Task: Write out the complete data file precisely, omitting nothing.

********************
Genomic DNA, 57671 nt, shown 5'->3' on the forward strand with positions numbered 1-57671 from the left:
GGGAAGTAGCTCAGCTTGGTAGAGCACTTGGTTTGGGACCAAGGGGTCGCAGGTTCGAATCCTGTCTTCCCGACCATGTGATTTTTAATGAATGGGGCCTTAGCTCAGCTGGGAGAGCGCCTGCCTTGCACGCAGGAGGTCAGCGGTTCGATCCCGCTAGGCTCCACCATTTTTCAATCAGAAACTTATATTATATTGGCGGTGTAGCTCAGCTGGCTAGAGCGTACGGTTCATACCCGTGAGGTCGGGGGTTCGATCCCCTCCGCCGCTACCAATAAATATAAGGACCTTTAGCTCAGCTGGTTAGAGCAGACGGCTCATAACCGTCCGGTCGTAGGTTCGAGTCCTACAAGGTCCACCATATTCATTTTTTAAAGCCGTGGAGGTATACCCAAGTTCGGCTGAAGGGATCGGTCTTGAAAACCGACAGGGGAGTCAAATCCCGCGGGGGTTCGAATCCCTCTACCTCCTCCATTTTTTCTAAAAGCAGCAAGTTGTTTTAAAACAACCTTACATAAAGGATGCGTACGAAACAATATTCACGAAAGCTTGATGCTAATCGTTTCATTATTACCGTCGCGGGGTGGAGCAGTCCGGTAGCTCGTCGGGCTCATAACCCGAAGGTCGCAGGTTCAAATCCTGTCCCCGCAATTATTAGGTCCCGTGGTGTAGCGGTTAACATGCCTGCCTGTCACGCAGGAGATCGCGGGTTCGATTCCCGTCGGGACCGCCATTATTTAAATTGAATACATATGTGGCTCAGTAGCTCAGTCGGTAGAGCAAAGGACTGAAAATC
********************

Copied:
Genomic DNA, 57671 nt, shown 5'->3' on the forward strand with positions numbered 1-57671 from the left:
GGGAAGTAGCTCAGCTTGGTAGAGCACTTGGTTTGGGACCAAGGGGTCGCAGGTTCGAATCCTGTCTTCCCGACCATGTGATTTTTAATGAATGGGGCCTTAGCTCAGCTGGGAGAGCGCCTGCCTTGCACGCAGGAGGTCAGCGGTTCGATCCCGCTAGGCTCCACCATTTTTCAATCAGAAACTTATATTATATTGGCGGTGTAGCTCAGCTGGCTAGAGCGTACGGTTCATACCCGTGAGGTCGGGGGTTCGATCCCCTCCGCCGCTACCAATAAATATAAGGACCTTTAGCTCAGCTGGTTAGAGCAGACGGCTCATAACCGTCCGGTCGTAGGTTCGAGTCCTACAAGGTCCACCATATTCATTTTTTAAAGCCGTGGAGGTATACCCAAGTTCGGCTGAAGGGATCGGTCTTGAAAACCGACAGGGGAGTCAAATCCCGCGGGGGTTCGAATCCCTCTACCTCCTCCATTTTTTCTAAAAGCAGCAAGTTGTTTTAAAACAACCTTACATAAAGGATGCGTACGAAACAATATTCACGAAAGCTTGATGCTAATCGTTTCATTATTACCGTCGCGGGGTGGAGCAGTCCGGTAGCTCGTCGGGCTCATAACCCGAAGGTCGCAGGTTCAAATCCTGTCCCCGCAATTATTAGGTCCCGTGGTGTAGCGGTTAACATGCCTGCCTGTCACGCAGGAGATCGCGGGTTCGATTCCCGTCGGGACCGCCATTATTTAAATTGAATACATATGTGGCTCAGTAGCTCAGTCGGTAGAGCAAAGGACTGAAAATC